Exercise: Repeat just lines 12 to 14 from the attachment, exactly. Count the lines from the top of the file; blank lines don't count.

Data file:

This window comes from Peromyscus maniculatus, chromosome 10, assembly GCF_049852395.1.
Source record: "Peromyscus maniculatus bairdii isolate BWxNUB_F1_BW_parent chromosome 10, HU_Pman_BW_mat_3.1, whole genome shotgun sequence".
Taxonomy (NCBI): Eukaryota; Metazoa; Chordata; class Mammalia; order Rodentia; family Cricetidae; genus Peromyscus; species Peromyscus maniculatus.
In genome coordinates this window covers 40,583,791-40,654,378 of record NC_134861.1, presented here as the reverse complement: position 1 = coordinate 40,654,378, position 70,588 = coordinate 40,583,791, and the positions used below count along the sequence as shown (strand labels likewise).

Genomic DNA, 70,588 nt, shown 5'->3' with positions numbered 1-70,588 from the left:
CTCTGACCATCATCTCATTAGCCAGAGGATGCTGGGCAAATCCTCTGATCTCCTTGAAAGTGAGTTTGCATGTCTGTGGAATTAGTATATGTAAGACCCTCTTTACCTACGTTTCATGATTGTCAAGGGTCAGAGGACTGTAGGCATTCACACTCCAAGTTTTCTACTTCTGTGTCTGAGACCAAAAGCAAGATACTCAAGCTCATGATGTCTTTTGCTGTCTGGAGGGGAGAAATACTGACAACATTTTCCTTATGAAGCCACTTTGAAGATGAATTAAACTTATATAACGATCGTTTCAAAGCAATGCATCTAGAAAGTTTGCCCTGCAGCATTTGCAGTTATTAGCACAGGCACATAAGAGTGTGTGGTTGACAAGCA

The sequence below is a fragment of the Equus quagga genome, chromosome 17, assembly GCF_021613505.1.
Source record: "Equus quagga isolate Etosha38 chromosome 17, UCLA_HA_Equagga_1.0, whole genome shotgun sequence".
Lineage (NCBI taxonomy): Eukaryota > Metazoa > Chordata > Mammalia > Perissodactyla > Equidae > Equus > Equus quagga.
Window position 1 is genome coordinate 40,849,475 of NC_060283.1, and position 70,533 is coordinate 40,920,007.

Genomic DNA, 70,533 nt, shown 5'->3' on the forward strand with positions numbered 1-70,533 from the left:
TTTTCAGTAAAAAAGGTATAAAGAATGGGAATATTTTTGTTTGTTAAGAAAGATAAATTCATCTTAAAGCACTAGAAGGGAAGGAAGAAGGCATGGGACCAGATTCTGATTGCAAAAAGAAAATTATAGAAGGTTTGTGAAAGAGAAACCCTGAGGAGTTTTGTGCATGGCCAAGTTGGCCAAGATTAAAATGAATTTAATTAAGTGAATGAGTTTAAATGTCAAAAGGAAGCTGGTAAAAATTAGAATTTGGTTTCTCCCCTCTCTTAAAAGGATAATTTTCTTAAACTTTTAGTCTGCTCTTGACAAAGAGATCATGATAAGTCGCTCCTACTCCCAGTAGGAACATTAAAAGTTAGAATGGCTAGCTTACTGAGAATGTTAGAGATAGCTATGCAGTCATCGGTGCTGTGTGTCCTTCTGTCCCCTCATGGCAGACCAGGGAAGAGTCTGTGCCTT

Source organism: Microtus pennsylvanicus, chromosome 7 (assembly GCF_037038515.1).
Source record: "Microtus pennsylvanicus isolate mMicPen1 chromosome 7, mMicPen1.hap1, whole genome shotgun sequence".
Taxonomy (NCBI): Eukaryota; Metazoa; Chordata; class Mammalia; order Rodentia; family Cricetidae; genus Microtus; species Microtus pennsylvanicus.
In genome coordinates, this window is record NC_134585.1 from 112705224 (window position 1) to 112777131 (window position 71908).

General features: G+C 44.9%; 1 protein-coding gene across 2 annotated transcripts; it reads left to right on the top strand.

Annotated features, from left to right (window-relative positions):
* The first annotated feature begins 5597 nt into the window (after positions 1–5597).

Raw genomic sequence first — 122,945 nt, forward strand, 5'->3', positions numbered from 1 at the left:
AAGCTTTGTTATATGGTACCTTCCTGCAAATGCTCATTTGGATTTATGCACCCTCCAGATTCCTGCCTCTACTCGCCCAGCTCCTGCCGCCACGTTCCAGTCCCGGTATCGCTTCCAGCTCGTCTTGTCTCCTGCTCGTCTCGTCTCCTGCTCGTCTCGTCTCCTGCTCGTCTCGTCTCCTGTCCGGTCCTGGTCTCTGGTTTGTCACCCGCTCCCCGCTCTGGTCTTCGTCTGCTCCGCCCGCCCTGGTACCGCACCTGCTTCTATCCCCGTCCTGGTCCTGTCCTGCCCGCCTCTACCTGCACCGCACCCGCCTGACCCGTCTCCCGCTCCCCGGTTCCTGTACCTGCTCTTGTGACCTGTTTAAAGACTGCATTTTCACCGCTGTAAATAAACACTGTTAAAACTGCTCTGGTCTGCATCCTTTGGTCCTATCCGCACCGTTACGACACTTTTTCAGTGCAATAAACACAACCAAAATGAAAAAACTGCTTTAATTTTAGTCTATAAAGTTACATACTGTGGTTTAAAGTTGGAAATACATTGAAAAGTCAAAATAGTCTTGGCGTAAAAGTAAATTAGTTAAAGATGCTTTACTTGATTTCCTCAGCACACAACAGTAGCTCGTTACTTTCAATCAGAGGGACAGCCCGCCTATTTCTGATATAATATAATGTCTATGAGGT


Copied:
TTTTCAGTAAAAAAGGTATAAAGAATGGGAATATTTTTGTTTGTTAAGAAAGATAAATTCATCTTAAAGCACTAGAAGGGAAGGAAGAAGGCATGGGACCAGATTCTGATTGCAAAAAGAAAATTATAGAAGGTTTGTGAAAGAGAAACCCTGAGGAGTTTTGTGCATGGCCAAGTTGGCCAAGATTAAAATGAATTTAATTAAGTGAATGAGTTTAAATGTCAAAAGGAAGCTGGTAAAAATTAGAATTTGGTTTCTCCCCTCTCTTAAAAGGATAATTTTCTTAAACTTTTAGTCTGCTCTTGACAAAGAGATCATGATAAGTCGCTCCTACTCCCAGTAGGAACATTAAAAGTTAGAATGGCTAGCTTACTGAGAATGTTAGAGATAGCTATGCAGTCATCGGTGCTGTGTGTCCTTCTGTCCCCTCATGGCAGACCAGGGAAGAGTCTGTGCCTT

Source organism: Microtus pennsylvanicus, chromosome 7 (assembly GCF_037038515.1).
Source record: "Microtus pennsylvanicus isolate mMicPen1 chromosome 7, mMicPen1.hap1, whole genome shotgun sequence".